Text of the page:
Five years ago, the first stories broke about a mysterious syndrome affecting American and Canadian diplomats in Cuba. Each case began with the victim hearing inexplicable grating sounds that people around them couldn’t detect, which then developed into headaches, hearing loss, vertigo, and even brain damage. New cases began to appear in embassies all around the world, with the most recent reports occurring just last year, and the phenomenon came to be known as Havana syndrome.
To this day, we still don’t know what might be causing it. Theories range from secret government weapons to the power of mass suggestion, from exposure to harmful pesticides to the sounds of noisy tropical crickets. One of the earliest speculations was that it might be a sonic weapon, since we know that sound can be directed to a single listener without anyone else noticing, and that sound can do just as much harm as it can good. The secret behind Havana syndrome, whether it’s an acoustic attack or something else, is still waiting to be uncovered, but sound’s potential as a weapon is nothing new. Animals have been shaping soundscapes to their advantage for millions of years and we’ve used sound as a wartime strategy for just about as long as we’ve had wartime strategies.
This episode’s the first of a three-part series where I’ll be taking a look at how sonic tactics are used by everything from sperm whales to tiger moths, from Bronze Age battles to the now-famous “Ghost Army” of World War II, and just what the future of sonic warfare might hold.
We’re all familiar with the roar of a tiger, the howl of a wolf, or the hiss of a snake: animals use sound to not only communicate with each other but with their natural enemies, to warn them away and hopefully avoid a fight. But can animals use sound itself in a fight? The answer turns out to be yes, especially underwater where sound waves can be louder and more destructive than in the air. One such animal is the pistol or snapping shrimp, and I’ve talked about them before. Despite being barely an inch long, the pistol shrimp can create the loudest sound on Earth by snapping its claw to throw a literal bubble of sound at its prey, a bubble that’s as hot as the Sun and louder than a blue whale.
The title for the world’s loudest animal arguably goes to the sperm whale, and it might also use sound as a weapon. Its clicks, which it uses for echolocation, are 230 decibels, so loud that they can be fatal to a diver who gets too close. Check out my blog for a short video from author James Nestor about a diving team’s awe-inspiring encounter with a pod of sperm whales, and how one diver found his left hand paralyzed for several hours after reaching too close to one of the clicking whales.
Being around a sperm whale who’s blasting away at full volume can be deadly for humans, but are their sounds also a weapon that they can aim and fire to stun giant squid? Biologists still aren’t sure. For a long time, the answer seemed to be yes, but some more recent studies suggest that might not be the case: perhaps sperm whales are just loud because they’re so big. Regardless, as one of the biggest and loudest animals to have ever lived, keeping our distance is probably a good idea.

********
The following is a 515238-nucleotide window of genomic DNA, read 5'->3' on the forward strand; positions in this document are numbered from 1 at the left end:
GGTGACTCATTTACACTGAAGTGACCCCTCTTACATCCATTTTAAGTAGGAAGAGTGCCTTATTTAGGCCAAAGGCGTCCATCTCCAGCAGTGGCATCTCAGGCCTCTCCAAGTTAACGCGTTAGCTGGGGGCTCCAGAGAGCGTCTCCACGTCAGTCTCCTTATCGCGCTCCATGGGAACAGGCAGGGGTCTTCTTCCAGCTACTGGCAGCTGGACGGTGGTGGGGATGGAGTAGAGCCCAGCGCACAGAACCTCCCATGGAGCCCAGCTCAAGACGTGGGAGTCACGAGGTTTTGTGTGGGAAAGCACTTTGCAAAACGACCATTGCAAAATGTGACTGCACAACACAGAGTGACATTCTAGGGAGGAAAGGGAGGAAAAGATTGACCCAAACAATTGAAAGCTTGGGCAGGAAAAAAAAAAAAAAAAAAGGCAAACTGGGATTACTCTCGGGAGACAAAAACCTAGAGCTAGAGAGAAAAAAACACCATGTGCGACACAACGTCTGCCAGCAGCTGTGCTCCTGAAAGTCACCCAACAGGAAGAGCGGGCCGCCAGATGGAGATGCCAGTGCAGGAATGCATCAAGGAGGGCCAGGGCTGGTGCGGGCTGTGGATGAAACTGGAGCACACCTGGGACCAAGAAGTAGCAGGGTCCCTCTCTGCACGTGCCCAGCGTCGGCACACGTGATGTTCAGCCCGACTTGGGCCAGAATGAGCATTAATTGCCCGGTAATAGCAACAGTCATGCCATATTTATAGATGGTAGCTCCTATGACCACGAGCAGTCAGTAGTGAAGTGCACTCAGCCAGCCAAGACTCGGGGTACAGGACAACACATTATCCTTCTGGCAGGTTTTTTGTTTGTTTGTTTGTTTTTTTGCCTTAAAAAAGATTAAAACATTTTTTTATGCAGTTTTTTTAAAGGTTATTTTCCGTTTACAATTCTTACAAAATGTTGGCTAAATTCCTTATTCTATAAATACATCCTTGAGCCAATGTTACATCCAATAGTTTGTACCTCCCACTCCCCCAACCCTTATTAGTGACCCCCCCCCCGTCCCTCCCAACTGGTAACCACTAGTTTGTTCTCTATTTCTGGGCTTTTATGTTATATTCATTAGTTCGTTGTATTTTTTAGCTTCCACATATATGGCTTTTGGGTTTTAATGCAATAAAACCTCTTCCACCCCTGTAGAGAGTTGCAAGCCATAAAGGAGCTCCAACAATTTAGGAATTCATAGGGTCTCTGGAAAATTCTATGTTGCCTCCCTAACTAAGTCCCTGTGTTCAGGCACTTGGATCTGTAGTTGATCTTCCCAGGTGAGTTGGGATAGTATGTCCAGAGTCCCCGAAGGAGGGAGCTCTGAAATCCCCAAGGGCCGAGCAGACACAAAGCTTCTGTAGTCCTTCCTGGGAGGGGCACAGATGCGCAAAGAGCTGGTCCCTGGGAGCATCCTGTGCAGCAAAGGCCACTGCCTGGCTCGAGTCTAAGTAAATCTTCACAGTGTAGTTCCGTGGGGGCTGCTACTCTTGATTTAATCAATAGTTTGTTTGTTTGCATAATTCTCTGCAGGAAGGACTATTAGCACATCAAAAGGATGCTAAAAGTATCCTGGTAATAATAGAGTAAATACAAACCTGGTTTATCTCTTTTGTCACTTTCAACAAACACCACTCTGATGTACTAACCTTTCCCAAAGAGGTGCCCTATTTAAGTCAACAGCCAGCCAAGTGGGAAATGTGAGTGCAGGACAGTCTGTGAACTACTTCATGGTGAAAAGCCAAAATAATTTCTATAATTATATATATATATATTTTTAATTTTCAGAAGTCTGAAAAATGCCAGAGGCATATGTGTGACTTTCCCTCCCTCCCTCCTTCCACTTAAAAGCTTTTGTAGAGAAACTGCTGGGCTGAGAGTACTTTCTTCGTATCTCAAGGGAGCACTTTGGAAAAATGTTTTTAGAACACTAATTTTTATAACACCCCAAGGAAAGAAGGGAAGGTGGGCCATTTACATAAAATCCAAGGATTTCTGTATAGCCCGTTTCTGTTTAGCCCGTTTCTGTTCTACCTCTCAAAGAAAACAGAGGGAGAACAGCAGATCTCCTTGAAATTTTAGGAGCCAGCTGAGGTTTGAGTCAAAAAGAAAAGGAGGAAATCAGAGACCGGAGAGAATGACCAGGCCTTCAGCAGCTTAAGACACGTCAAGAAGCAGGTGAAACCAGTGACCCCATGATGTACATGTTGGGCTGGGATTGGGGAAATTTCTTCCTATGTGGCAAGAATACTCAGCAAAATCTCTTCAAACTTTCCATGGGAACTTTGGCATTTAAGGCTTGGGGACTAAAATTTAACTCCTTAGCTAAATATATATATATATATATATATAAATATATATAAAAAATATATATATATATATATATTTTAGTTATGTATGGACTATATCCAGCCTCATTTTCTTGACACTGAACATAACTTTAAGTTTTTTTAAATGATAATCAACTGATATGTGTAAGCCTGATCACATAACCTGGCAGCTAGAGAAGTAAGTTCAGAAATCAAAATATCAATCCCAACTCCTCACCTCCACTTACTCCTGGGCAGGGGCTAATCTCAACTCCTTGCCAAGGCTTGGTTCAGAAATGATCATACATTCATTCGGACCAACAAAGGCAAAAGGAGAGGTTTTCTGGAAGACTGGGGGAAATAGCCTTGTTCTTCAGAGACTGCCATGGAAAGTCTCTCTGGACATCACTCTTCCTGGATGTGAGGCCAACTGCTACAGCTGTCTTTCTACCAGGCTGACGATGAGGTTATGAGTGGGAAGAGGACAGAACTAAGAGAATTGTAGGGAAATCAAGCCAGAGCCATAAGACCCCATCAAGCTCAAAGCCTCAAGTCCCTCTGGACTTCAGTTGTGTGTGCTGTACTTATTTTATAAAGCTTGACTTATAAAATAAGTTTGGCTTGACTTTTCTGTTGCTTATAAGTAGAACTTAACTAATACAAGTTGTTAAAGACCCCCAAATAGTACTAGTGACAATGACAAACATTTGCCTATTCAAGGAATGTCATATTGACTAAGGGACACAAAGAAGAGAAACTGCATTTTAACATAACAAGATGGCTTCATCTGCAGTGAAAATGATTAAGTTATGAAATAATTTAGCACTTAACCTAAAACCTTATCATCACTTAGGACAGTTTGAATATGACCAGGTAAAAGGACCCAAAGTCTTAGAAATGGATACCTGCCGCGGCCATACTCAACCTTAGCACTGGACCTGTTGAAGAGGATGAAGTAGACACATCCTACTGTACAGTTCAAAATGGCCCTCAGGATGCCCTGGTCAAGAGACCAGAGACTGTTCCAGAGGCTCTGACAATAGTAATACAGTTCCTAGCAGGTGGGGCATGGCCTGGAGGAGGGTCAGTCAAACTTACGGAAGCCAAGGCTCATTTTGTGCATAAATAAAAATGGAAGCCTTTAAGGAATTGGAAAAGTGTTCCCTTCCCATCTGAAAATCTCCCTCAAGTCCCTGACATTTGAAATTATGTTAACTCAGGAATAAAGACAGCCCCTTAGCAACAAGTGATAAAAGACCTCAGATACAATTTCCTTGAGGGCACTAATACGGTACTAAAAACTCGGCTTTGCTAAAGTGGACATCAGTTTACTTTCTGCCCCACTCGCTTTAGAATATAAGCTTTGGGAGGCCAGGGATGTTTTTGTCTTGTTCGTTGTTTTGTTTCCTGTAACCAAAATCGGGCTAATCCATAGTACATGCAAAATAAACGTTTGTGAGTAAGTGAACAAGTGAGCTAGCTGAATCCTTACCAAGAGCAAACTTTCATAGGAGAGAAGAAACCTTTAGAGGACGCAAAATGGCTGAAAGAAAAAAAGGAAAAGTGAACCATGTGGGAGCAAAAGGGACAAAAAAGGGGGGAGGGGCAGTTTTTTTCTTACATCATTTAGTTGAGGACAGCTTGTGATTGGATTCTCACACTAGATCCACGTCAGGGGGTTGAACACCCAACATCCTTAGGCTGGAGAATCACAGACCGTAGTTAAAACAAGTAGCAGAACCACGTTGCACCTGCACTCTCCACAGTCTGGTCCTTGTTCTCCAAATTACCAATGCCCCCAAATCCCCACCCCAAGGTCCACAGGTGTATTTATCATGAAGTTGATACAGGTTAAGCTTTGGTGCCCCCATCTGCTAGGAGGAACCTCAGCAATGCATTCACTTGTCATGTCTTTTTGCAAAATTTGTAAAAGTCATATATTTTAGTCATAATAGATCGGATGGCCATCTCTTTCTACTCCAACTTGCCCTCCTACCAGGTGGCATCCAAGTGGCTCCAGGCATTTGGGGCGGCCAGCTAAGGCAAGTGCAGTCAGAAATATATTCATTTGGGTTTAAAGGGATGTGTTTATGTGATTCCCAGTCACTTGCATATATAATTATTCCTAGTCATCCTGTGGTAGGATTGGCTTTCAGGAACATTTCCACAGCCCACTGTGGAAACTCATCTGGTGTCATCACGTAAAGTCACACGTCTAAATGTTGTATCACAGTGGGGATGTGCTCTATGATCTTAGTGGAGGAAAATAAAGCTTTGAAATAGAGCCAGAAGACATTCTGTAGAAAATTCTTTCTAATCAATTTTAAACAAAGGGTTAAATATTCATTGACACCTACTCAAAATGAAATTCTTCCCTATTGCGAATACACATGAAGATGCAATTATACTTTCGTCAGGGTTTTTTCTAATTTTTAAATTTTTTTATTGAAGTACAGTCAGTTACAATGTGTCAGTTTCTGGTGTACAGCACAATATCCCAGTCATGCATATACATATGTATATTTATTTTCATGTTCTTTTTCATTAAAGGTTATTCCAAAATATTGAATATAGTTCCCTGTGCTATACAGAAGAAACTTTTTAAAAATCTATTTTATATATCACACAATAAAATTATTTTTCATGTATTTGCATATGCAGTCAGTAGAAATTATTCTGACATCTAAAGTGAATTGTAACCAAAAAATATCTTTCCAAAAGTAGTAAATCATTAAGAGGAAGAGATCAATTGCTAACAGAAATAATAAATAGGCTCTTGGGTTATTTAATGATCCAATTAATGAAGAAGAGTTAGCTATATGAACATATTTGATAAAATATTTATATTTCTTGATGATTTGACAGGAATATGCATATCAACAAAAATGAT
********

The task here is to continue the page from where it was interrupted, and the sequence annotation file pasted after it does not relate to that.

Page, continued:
Another cetacean (seh-tay-shan) that definitely uses sound to attack its prey is the killer whale, which hunts just about everything it can eat, from sharks to seals to other whales. When it comes to feeding on large schools of fish, a pod of orcas will often surround them and use slaps of their flukes, and the shock wave the sound makes, to stun the fish and keep them from swimming away. While the fish are left reeling from the blasts, the whales are free to eat as many as they like.
You can find a video link on my blog to a rare underwater recording of such a feeding event, called “carousel feeding,” so you can see – and hear – their tail slaps for yourself.
On the land, animals use colors and shapes to camouflage themselves: leaf insects look like leaves at a glance, and owl butterflies have wings that look like owl eyes. It turns out that some animals also use sound to disguise themselves. Certain palp-footed spider species don’t just look like velvet ants at a glance, they actually mimic the sounds of a velvet ant to trick geckos that’d normally prey on them into letting them go. A recent study also found that some species of clearwing moths not only look like stingless honey bees, but they buzz exactly the same way as a buzzing bee.
But the most dramatic use of sonic tactics among insects might be the tiger moth. They’re eaten by bats who hunt them using echolocation, and many moths use their own clicking sounds to warn each other that they’ve heard a bat so they can scatter. One species in particular, though, takes it further. Their clicks disrupt the bat’s sonar so that it essentially goes blind when it gets too close to the moth, letting the moth fly safely away while the bat tries to regain its bearings. There’s a link to a short video clip on my blog so you can see a tiger moth using that trick to escape from a hungry bat.
Some of those inventive uses of sound in the animal kingdom bear a striking resemblance to the audio tactics we’ve also come up with over the years, whether it’s using sound to trick an enemy army or loud music and noise to disperse a crowd. Next time we’ll explore some fascinating examples of how sonic warfare has changed the course of history, and where its future might lead us.
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